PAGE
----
Cancer Treatment: Coping With Hair Loss
Hair loss (alopecia) is a common side effect of chemotherapy, but not all drugs cause hair loss. Your doctor can tell you if hair loss might occur with the drug or drugs you are taking. When hair loss does occur, the hair may become thinner or fall out entirely. Hair loss can occur on all parts of the body, including the head, face, arms and legs, underarms, and pubic area. The hair usually grows back after the treatments are over. Some people even start to get their hair back while they are still having treatments. Sometimes, hair may grow back a different color or texture.
Hair loss does not always happen right away. It may begin several weeks after the first treatment or after a few treatments. Many people say their head becomes sensitive before losing hair. Hair may fall out gradually or in clumps. Any hair that is still growing may become dull and dry.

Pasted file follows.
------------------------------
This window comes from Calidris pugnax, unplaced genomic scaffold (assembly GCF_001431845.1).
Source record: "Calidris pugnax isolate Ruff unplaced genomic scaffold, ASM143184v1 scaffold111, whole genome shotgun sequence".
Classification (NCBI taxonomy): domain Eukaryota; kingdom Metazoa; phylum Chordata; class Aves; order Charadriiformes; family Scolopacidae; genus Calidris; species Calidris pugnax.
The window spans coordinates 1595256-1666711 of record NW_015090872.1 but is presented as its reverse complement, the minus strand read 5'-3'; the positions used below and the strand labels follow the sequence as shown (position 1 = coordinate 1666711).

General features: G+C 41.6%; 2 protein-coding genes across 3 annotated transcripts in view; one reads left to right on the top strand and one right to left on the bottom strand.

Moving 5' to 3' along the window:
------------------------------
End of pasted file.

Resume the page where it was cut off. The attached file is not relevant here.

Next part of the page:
How can I care for my scalp and hair during chemotherapy?
Some people who lose all or most of their hair choose to wear turbans, scarves, caps, wigs, or hair pieces. Others leave their head uncovered. Still others switch back and forth, depending on whether they are in public or at home with friends and family members. There are no "right" or "wrong" choices; do whatever feels comfortable for you.
If you choose to cover your head:
For more information about cancer therapy side effects, and coping with them, please read the "Chemotherapy and Cancer Treatment, Coping with Side Effects" article.
SOURCE: National Cancer Institute (www.cancer.gov)
Last Editorial Review: 11/11/2002